The workplace has changed, and the skills needed to succeed have evolved; educational programs must also evolve to meet marketplace demands. Corporate learning has already come a long way from passive, lecture-based sessions; training programs have evolved by incorporating technology and adding experience-based training, and will become more personalized over time. In the past, employers scheduled lessons, and employees were encouraged and even pushed to take them. Now employers offer classes on demand, allowing individuals to pull only the information they think they need to be successful.
Learning can happen anywhere and at any time. Adaptive learning programs enable individuals to have a personalized course schedule based on their strengths, weaknesses, and levels of confidence. Adaptive learning also allows educational experience to be adjusted to individuals’ unique needs.
Developing Auditors for the Data Age
The profession has a critical need for people who understand data, analytics, and other forms of technology, but not all universities offer these courses in their accounting programs. Many universities have, however, developed integrated curricula that require IT students to take business courses and vice versa. This practice gives people on both sides of the technology equation the ability to interact in a way that allows them to speak the same languages when working together.
Eight Essential Professional Skills
Beyond key accounting and auditing knowledge, there are eight essential professional skills and characteristics auditors need.
Ethics and integrity
Personal ethics, integrity, and professional judgment are imperative. The public relies on the information being provided, so trust requires confidence in the knowledge and behavior of auditors.
Auditors and accountants are expected to operate with the same agility as their clients amid ongoing external volatility. There will always be much to learn: business practices, new technology, leadership ability, and interpersonal skills. Continuous learners pursue development in and out of the classroom.
Relationship building and partnering
Accountants need to cultivate trust and respect from other business professionals to build productive, highly collaborative, and mutually beneficial relationships.
Accountants need excellent oral and written communication skills. They need to be able to explain clearly how a business operates—and the related accounting—to help management understand the reality behind the numbers. They need to present information in visual analytics as well as through oral or written communication.
Advances in technology and the massive proliferation of available information have created a new landscape for financial reporting. Accountants and auditors can only determine areas of highest risk and propose mitigations after analyzing thousands or millions of transactions. Critical thinking and analytical skills are essential to those who hope to provide strategic recommendations to decision makers.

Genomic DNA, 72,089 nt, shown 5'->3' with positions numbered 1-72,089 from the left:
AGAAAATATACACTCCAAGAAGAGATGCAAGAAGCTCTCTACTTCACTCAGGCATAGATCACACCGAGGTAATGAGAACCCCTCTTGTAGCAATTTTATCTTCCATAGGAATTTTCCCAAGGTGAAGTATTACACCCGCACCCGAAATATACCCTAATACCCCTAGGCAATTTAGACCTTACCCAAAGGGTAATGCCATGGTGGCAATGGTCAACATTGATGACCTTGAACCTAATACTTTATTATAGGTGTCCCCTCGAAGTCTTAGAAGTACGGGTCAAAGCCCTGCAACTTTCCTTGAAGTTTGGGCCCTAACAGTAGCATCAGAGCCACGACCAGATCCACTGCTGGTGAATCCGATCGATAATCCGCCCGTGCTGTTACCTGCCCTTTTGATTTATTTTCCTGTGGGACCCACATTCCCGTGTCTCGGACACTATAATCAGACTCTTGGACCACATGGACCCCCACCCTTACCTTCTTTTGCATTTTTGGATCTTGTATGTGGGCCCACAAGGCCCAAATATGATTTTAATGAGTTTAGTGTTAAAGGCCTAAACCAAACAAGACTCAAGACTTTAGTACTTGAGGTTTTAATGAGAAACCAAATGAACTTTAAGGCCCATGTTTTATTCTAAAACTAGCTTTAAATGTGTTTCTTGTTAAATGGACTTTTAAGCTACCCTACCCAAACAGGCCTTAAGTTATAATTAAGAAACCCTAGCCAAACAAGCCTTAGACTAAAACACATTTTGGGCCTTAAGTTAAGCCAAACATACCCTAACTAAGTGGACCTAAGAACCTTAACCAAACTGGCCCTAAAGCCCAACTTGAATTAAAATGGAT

Auditors and accountants need to be open to new perspectives. At the same time, they should understand their own practical limitations and be able to adjust to rapidly changing business conditions and priorities.
The highly integrated nature of business processes requires collaboration with others who have different technical expertise. The ability to thrive on a team requires emotional intelligence as well as the skills to influence, lead, and empathize.
With globalization, businesses are operating in a borderless corporate world. Changing demographics and the accelerating pace of globalization require auditors to work with a larger variety of ethnicities, nationalities, ages, cultures, and subcultures.
Data analytics is becoming a key element of business programs without sacrificing core accounting competencies; specifically, data analytics programs are leading the profession further into the information age. These programs integrate business and computer engineering education with the needs of the business world. They are a call to action to academics and practitioners to change how talent is educated, hired, and trained, as well as when to reach those students.
The unlimited depth and breadth of available information and advancing technologies have affected the auditing profession. Training and educational programs must ensure that auditors’ skills keep pace. Auditors will always be in demand, but only if they embrace a culture of lifelong learning.